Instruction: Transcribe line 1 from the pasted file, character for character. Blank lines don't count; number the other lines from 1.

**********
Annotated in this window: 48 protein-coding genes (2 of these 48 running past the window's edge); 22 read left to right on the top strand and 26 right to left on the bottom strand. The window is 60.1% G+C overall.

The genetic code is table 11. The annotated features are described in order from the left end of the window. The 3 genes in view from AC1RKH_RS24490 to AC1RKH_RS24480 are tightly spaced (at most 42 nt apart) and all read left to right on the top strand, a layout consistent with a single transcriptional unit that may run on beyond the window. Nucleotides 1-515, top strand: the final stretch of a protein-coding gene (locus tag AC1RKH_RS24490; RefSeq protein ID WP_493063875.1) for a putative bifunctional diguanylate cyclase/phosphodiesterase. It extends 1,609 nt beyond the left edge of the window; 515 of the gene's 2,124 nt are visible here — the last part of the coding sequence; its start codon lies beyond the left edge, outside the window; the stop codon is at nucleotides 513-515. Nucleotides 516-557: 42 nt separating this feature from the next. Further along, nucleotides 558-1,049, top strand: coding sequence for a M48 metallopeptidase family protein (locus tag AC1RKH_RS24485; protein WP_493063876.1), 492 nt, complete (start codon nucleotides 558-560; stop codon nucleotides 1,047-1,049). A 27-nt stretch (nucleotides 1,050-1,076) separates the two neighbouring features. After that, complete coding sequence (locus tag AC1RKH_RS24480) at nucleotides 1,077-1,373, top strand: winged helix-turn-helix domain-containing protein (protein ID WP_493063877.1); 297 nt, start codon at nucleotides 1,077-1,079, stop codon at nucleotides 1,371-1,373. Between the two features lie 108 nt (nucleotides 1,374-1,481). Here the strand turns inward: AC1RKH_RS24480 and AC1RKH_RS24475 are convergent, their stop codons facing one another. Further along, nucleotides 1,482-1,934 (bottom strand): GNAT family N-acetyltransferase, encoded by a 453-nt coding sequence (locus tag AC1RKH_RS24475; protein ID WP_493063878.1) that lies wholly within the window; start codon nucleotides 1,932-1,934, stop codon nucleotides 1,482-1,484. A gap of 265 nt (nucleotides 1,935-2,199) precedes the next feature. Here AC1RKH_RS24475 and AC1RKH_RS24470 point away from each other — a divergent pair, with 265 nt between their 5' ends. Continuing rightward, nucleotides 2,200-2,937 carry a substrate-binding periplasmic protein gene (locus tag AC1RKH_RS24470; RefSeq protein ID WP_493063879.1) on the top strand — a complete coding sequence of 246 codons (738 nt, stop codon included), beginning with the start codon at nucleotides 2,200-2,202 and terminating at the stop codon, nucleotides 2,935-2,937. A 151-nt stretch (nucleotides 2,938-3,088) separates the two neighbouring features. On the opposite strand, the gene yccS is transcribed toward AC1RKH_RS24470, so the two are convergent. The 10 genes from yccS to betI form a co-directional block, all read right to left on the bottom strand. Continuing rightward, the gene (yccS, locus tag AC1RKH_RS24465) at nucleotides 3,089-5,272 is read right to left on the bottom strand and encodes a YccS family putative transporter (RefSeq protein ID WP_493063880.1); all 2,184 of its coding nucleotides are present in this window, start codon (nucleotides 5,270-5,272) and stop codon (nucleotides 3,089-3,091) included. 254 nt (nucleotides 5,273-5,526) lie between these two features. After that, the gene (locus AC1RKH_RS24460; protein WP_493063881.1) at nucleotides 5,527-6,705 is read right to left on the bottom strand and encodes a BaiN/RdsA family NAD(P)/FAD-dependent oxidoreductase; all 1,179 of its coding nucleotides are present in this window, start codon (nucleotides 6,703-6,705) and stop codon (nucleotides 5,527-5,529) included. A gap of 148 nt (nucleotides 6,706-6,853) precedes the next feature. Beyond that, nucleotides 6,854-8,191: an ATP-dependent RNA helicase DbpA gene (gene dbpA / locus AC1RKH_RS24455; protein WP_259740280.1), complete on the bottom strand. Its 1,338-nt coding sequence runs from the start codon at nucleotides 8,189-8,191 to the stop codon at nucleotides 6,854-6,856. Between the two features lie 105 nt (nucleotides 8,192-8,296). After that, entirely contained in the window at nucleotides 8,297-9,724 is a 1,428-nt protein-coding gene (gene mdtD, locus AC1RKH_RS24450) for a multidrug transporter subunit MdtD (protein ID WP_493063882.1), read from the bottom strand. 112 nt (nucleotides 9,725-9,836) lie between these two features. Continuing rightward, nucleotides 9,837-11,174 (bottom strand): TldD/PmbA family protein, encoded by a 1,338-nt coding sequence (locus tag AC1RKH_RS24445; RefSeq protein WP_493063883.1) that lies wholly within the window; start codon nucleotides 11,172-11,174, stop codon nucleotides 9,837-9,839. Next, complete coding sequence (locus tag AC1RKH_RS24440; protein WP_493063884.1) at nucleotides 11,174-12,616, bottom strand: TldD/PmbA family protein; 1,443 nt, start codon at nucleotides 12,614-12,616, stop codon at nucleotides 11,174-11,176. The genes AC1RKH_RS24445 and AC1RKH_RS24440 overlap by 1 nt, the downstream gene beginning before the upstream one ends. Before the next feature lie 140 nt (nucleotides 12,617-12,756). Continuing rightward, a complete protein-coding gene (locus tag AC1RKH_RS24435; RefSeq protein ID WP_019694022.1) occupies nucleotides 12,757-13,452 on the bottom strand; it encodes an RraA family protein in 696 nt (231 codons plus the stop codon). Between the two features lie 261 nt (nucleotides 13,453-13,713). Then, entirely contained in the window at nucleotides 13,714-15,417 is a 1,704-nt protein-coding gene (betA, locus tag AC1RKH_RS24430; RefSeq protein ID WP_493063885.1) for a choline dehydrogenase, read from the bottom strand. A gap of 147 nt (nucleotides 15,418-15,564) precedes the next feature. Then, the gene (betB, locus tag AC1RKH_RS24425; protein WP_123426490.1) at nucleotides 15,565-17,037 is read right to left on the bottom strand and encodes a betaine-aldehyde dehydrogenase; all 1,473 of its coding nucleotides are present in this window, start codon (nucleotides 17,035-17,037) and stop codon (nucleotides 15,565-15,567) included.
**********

Annotated in this window: 48 protein-coding genes (2 of these 48 running past the window's edge); 22 read left to right on the top strand and 26 right to left on the bottom strand. The window is 60.1% G+C overall.